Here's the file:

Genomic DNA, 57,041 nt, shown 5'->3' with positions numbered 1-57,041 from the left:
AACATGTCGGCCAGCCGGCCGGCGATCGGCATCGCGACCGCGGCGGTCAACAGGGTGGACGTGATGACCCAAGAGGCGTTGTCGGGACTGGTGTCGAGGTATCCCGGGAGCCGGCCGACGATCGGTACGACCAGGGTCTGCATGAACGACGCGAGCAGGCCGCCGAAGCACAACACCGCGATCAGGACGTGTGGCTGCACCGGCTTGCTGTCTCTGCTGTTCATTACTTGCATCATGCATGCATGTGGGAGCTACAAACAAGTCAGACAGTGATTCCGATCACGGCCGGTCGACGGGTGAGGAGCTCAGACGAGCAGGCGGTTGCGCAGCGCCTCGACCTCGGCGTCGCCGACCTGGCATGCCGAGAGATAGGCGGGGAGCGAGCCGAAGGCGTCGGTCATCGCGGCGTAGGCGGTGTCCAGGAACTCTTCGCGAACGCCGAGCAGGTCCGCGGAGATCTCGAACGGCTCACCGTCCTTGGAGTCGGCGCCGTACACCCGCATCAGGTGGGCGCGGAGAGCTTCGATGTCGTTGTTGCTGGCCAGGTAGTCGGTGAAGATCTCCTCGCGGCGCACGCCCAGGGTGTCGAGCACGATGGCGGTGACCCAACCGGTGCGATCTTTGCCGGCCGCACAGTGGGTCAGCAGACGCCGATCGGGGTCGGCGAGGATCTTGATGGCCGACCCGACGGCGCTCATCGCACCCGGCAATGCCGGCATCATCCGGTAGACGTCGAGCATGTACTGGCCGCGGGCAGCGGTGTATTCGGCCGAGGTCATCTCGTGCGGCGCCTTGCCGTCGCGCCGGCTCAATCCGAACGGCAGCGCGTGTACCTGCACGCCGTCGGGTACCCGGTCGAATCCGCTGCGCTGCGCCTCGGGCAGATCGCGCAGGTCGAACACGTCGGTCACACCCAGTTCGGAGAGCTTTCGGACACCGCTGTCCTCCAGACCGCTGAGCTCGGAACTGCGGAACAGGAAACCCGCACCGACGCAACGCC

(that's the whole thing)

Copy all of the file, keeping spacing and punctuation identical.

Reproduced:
Genomic DNA, 57,041 nt, shown 5'->3' with positions numbered 1-57,041 from the left:
AACATGTCGGCCAGCCGGCCGGCGATCGGCATCGCGACCGCGGCGGTCAACAGGGTGGACGTGATGACCCAAGAGGCGTTGTCGGGACTGGTGTCGAGGTATCCCGGGAGCCGGCCGACGATCGGTACGACCAGGGTCTGCATGAACGACGCGAGCAGGCCGCCGAAGCACAACACCGCGATCAGGACGTGTGGCTGCACCGGCTTGCTGTCTCTGCTGTTCATTACTTGCATCATGCATGCATGTGGGAGCTACAAACAAGTCAGACAGTGATTCCGATCACGGCCGGTCGACGGGTGAGGAGCTCAGACGAGCAGGCGGTTGCGCAGCGCCTCGACCTCGGCGTCGCCGACCTGGCATGCCGAGAGATAGGCGGGGAGCGAGCCGAAGGCGTCGGTCATCGCGGCGTAGGCGGTGTCCAGGAACTCTTCGCGAACGCCGAGCAGGTCCGCGGAGATCTCGAACGGCTCACCGTCCTTGGAGTCGGCGCCGTACACCCGCATCAGGTGGGCGCGGAGAGCTTCGATGTCGTTGTTGCTGGCCAGGTAGTCGGTGAAGATCTCCTCGCGGCGCACGCCCAGGGTGTCGAGCACGATGGCGGTGACCCAACCGGTGCGATCTTTGCCGGCCGCACAGTGGGTCAGCAGACGCCGATCGGGGTCGGCGAGGATCTTGATGGCCGACCCGACGGCGCTCATCGCACCCGGCAATGCCGGCATCATCCGGTAGACGTCGAGCATGTACTGGCCGCGGGCAGCGGTGTATTCGGCCGAGGTCATCTCGTGCGGCGCCTTGCCGTCGCGCCGGCTCAATCCGAACGGCAGCGCGTGTACCTGCACGCCGTCGGGTACCCGGTCGAATCCGCTGCGCTGCGCCTCGGGCAGATCGCGCAGGTCGAACACGTCGGTCACACCCAGTTCGGAGAGCTTTCGGACACCGCTGTCCTCCAGACCGCTGAGCTCGGAACTGCGGAACAGGAAACCCGCACCGACGCAACGCC